How To Travel Around The World In Midlife!
This article is for you if you’ve ever wanted to travel around the world in your midlife – perhaps because you once did it as a gap year when you were younger or maybe because you couldn’t travel back then and you want to do it now in your 50’s or 60’s or beyond?
Or, of course, you might simply be curious about how travelling around the world in midlife is done?
I want to share with you how it’s done because the Backpacking Husband and I were in our midlife (both aged 55) when we came up with a plan to sell everything we owned and set off from the UK to travel around the world from east to west with our backpacks.
You might want to take a suitcase rather than a backpack and that’s absolutely okay!
I want to share with you how it’s done because that was TEN YEARS AGO and since then we have had the experience of not just travelling around the whole world once – we’re still travelling – and we’re currently on our third lap around this beautiful planet of ours. So travel the world with me. Let me show you that travel isn’t just for the younger generations anymore.
Let me show you how to travel around the world in midlife!
Our FIRST Time Around The World In Midlife
From the start, setting off with our backpacks and a one-way ticket to Asia, we had a desire to be entirely spontaneous about our exact route around the world so we factored in time and space in our itinerary. We also wanted to embrace what is now being called ‘slow-mading – a more relaxed version of nomading – by staying in some places a bit longer to avoid travel burn-out and experience other countries not so much as a tourist but as a local.
Interestingly, it has become a pattern since that very first trip around the world that we now plan our travels in three, six, nine, twelve month stints, each punctuated with a return trip to either Europe to do some housesitting or to the UK to see our family and friends there.
World Travel Tip: It’s worth knowing that some countries only offer short term visitor visas but many offer 60 or 90 day visas. Many visas (depending on your nationality/passport) are issued ‘on arrival’ but that is always subject to change. (Looking at you Thailand!) Do carefully check current entry requirements for the country that you plan to visit before making any firm travel arrangements.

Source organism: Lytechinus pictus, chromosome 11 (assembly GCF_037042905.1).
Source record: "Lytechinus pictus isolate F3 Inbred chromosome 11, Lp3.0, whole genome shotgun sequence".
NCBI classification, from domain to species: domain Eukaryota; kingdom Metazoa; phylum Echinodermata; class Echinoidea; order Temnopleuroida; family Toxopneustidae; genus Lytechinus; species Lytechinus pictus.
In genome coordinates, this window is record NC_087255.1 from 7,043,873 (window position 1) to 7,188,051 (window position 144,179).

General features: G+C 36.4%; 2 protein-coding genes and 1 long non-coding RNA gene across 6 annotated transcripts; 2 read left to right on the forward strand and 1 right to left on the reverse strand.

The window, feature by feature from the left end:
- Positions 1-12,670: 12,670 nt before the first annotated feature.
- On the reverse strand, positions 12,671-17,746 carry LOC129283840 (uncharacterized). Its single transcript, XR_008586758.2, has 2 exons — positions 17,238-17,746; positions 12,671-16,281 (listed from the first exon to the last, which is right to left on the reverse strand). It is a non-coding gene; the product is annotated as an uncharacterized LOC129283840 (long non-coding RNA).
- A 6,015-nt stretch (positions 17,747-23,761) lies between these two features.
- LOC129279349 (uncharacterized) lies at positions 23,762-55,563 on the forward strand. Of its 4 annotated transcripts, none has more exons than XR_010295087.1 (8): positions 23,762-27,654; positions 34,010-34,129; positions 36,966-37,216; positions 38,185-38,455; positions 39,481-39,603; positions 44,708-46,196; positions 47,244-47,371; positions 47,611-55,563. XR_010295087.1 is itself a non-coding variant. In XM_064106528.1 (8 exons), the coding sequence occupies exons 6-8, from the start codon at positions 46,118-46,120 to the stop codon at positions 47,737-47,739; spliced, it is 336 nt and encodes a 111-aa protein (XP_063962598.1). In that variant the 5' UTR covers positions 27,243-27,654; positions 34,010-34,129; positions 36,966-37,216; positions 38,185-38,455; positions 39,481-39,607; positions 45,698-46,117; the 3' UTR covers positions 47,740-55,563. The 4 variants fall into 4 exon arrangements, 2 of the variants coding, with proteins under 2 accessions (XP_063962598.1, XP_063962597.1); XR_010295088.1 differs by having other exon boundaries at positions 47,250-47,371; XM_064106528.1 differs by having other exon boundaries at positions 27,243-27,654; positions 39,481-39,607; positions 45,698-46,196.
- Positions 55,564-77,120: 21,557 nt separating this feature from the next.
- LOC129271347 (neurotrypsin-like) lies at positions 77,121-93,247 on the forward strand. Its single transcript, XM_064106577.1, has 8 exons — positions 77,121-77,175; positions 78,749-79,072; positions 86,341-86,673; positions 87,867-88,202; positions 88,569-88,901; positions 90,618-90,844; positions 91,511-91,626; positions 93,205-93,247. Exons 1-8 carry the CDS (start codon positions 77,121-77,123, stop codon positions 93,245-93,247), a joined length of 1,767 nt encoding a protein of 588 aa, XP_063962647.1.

East To West: UK to Asia to USA to The Caribbean to UK
On our first trip Around The World In Midlife, we flew directly to Singapore and then spent many weeks travelling in Asia, through Malaysia, Thailand, and the Philippines, before flying across the Pacific Ocean via Beijing China to spend a few days exploring San Francisco USA and from there onto The Caribbean and Central America where we planned to spend the rest of the summer.
Spending the summer in the Caribbean would allow us plenty of time to explore many islands in the Caribbean, and to really get to know places and to make friends of local people and to also then spend quality time in The Bahamas, North America and Canada, and onto Central America.
After completing our planned six months of travel we finally crossed the Atlantic Ocean to complete our circumnavigation of the earth and to arrive back in The UK exactly where we’d started out!
The first time we circumnavigated the earth there was actually very little planning involved. We’d set off with our backpacks, a one-way ticket, and a desire to be entirely spontaneous about our exact route around the world.
Our SECOND Time Around The World In Midlife
This time around we set out with a Round The World Travel Plan and a set itinerary as well as a proper route and schedule rather than letting fate or circumstance guide us. We were looking forward to exploring more of Asia – this time Malaysia, Thailand, Vietnam and Cambodia (the temples at Angkor Wat have always been on our bucket list) before arriving in South Korea in the springtime to attend our son’s wedding in South Korea during what would be the cherry blossom season.
But, it was during the planning stages of this second round the world trip, we quickly realised that to be as savvy as possible with our travel budget we would leave a whole two weeks earlier than we initially planned in order to take advantage of a much cheaper airfare we’d spotted being advertised on Skyscanner from London directly to Singapore.
It actually turned out there was an added advantage to arriving in Singapore two weeks earlier because it would allow us to spend a few days doing all the things we hadn’t had time to do in Singapore during our last visit.
It would also allow us to spend a few more days in Kuala Lumpur Malaysia.
With careful planning, we’d managed to create an exciting and busy around the world itinerary that would once again take us from The UK heading east (within Asia we used budget flights with Air Asia) and onto South Korea for the family wedding.